“Universities should be graduate production mills but it is a competency production mill. My worry is when a person graduates and they do not have a tangible competency. We must have graduates that have so much competency that they start industry in their line of competence,” Prof Murwira said.
Graduates should not sit on their gowns waiting for an opening within an imagined industry.
“If a person studies motor mechanics and they are good at it, they may not have to wait for a job to be given to them. The same thing should happen with any degree; so some graduates who are selling bananas it could be symbolic that the person might not have acquired enough competencies to be able to excel in their field. This is why we are talking about body of knowledge,” he said.
If a degree cannot be turned into either a product or a service, then its relevance becomes questionable.
“When a person studies a degree, say philosophy and they cannot offer it as a service and is not able to offer it as a service it means that the syllabus was not structured in a way that gives a person tangible competences that enables them to start the company of some sort. Any training must be able to produce goods and services,” said Prof Murwira.
According to him, once our education is calibrated with modern needs enterprise will follow.
“Industry is produced by us, as soon as our education has a body of knowledge then we will have people who are competent enough to start industries. People who did degrees owe us an industry. We have people who wait to get an opportunity in existing industry when there are people who wait for them to create industry,” Prof Murwira said.
During his time at the helm of the University Zimbabwe`s Geography and Environmental Science Department Prof Murwira transformed the Geography degree programme from obscurity to being one of the flagships on the continent.
“My team which I led, inherited a department which had falling student numbers, around 2012 there were around 20. This is because students vote by their feet and they do not want to study things that are useless,” he said.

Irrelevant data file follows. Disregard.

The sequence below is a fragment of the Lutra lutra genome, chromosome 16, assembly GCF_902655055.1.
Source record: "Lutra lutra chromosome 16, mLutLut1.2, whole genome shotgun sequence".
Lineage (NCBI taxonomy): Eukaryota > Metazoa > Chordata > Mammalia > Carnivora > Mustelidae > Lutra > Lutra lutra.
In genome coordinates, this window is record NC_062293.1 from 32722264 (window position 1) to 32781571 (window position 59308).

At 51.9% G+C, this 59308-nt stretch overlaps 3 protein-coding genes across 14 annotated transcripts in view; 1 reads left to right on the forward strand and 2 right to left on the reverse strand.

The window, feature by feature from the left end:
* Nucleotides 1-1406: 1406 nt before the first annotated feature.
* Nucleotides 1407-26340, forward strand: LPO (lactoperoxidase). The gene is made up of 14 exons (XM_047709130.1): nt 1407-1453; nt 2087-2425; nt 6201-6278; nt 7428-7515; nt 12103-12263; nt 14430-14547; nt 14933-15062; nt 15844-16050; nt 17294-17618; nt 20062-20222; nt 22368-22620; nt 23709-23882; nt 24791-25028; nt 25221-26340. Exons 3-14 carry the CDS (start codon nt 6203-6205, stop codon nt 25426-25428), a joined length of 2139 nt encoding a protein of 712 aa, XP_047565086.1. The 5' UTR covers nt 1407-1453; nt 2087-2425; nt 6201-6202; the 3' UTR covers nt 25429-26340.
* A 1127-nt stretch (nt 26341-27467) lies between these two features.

The obtaining syllabus had not been changed in decades.
“We discovered that our syllabus was 42 years behind and the Geography which was being studied was so old to the point that it was useless to society. After having travelled the world and seen that our curriculum was stuck in the past, we had to embark on a massive modernisation programme,” said Prof Murwira.
Five undergraduate programmes and five postgraduate programmes based on Geographical Information Science and Earth Observation. The department of Geography at the University of Zimbabwe has changed into a continental force to reckon as the African Union is also utilising their facilities to train their personnel. With Prof Murwira leading higher and tertiary education development, a mop up is in the offing.
“A skills audit is currently underway, we are going to be reviewing degree programmes through research and we will have a result by April. The findings will be used to guide universities and colleges to modify their curricular,” Prof Murwira said.
Career guidance is key and parents should not send students to study programmes for their own social status.
“Parents must let their children choose things that excite them. Parents must not traumatise children, they must let their children choose what they want to pursue lest we have uninspired people within our workforce,” said Prof Murwira.
Among the degree programmes which have been chided by observers are humanities and some social sciences, which are considered to be difficult to convert into money. Experts in the field have maintained that the field is relevant even in the face of criticism. Professor Munyaradzi Mawere, a Professor in Social Anthropology said degrees like philosophy are important as they raise questions which inform other fields.
“Philosophy is the mother of all sciences, it raises new questions which inform the search of new knowledge in various fields,” Prof Mawere said.
He argued that humanities like philosophy are misunderstood.
“There is need for contemporary scholars to show the positive side of his programmes. They still have a role to play in the development of our society. We can`t afford to kill philosophy because once we kill philosophy, we have killed an arm that asks questions for other areas,” said Prof Mawere.
The publisher and writer argues that philosophy has helped him open up opportunities for himself.
“Personally I am using my philosophical stamina to ask questions in other fields and providing answers. This is why I am a publisher and a businessman,” Prof Mawere said.
The industry/graduates debate is as old as the egg and chicken debate. Schools of thought differ on whether graduates should enter a pre-established industry or they should create their own.
However, it seems there are some degree programmes which lack the inventive dynamic needed in the 21st century, hopefully the skills audit currently underway will identify those.